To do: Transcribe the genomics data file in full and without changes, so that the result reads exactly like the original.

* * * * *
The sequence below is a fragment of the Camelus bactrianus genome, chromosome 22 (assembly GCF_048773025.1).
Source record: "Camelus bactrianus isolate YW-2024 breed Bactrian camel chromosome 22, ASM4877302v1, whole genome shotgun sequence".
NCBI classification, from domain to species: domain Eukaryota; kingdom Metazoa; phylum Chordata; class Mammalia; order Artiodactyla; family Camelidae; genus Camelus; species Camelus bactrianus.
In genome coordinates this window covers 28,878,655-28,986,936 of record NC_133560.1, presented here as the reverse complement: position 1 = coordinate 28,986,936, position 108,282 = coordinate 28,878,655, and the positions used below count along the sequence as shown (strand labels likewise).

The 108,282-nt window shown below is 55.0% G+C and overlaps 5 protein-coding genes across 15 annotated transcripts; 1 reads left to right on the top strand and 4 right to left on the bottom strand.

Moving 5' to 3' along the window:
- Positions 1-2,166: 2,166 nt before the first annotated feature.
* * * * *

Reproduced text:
The sequence below is a fragment of the Camelus bactrianus genome, chromosome 22 (assembly GCF_048773025.1).
Source record: "Camelus bactrianus isolate YW-2024 breed Bactrian camel chromosome 22, ASM4877302v1, whole genome shotgun sequence".
NCBI classification, from domain to species: domain Eukaryota; kingdom Metazoa; phylum Chordata; class Mammalia; order Artiodactyla; family Camelidae; genus Camelus; species Camelus bactrianus.
In genome coordinates this window covers 28,878,655-28,986,936 of record NC_133560.1, presented here as the reverse complement: position 1 = coordinate 28,986,936, position 108,282 = coordinate 28,878,655, and the positions used below count along the sequence as shown (strand labels likewise).

The 108,282-nt window shown below is 55.0% G+C and overlaps 5 protein-coding genes across 15 annotated transcripts; 1 reads left to right on the top strand and 4 right to left on the bottom strand.

Moving 5' to 3' along the window:
- Positions 1-2,166: 2,166 nt before the first annotated feature.